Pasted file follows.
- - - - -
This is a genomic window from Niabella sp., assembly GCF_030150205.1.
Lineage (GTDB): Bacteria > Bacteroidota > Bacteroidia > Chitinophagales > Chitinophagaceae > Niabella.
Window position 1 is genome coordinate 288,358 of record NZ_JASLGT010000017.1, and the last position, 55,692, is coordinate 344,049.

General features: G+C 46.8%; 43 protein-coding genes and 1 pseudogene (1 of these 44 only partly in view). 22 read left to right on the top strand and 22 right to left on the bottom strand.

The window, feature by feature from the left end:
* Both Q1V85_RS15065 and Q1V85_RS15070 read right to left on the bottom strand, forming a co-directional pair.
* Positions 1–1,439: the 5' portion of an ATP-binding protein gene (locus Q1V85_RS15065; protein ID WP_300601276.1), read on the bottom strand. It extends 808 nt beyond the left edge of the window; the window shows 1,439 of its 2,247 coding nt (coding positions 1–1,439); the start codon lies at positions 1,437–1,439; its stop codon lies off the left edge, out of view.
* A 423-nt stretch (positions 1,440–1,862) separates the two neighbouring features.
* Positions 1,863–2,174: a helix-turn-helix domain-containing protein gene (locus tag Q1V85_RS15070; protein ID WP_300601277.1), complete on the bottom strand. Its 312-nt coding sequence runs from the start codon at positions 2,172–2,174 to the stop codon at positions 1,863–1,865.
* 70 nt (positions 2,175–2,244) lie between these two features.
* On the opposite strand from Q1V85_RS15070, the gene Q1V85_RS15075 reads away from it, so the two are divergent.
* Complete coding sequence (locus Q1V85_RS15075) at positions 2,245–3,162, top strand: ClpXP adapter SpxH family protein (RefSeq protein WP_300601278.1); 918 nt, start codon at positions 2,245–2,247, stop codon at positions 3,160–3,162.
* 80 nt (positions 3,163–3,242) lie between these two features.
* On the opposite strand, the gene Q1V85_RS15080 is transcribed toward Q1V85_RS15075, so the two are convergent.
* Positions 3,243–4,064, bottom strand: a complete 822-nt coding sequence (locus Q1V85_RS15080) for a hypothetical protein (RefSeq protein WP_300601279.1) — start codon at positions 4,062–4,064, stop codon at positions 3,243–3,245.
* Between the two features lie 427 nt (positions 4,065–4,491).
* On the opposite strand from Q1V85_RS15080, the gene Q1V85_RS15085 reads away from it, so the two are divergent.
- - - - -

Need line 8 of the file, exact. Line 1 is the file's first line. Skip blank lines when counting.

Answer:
* A 423-nt stretch (positions 1,440–1,862) separates the two neighbouring features.